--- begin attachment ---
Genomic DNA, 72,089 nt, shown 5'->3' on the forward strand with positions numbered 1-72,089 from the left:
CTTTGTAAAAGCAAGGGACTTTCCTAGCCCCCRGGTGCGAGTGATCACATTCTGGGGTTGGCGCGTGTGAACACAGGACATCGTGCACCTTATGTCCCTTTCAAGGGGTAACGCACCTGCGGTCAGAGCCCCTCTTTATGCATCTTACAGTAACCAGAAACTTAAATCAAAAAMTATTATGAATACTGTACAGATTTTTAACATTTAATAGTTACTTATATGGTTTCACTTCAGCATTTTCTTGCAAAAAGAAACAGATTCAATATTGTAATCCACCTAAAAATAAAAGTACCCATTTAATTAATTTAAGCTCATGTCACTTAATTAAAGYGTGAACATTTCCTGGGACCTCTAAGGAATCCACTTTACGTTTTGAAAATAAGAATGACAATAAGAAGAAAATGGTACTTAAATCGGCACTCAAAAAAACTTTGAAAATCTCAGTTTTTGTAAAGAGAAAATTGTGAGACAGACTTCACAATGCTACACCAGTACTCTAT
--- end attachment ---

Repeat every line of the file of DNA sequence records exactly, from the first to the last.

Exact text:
Genomic DNA, 72,089 nt, shown 5'->3' on the forward strand with positions numbered 1-72,089 from the left:
CTTTGTAAAAGCAAGGGACTTTCCTAGCCCCCRGGTGCGAGTGATCACATTCTGGGGTTGGCGCGTGTGAACACAGGACATCGTGCACCTTATGTCCCTTTCAAGGGGTAACGCACCTGCGGTCAGAGCCCCTCTTTATGCATCTTACAGTAACCAGAAACTTAAATCAAAAAMTATTATGAATACTGTACAGATTTTTAACATTTAATAGTTACTTATATGGTTTCACTTCAGCATTTTCTTGCAAAAAGAAACAGATTCAATATTGTAATCCACCTAAAAATAAAAGTACCCATTTAATTAATTTAAGCTCATGTCACTTAATTAAAGYGTGAACATTTCCTGGGACCTCTAAGGAATCCACTTTACGTTTTGAAAATAAGAATGACAATAAGAAGAAAATGGTACTTAAATCGGCACTCAAAAAAACTTTGAAAATCTCAGTTTTTGTAAAGAGAAAATTGTGAGACAGACTTCACAATGCTACACCAGTACTCTAT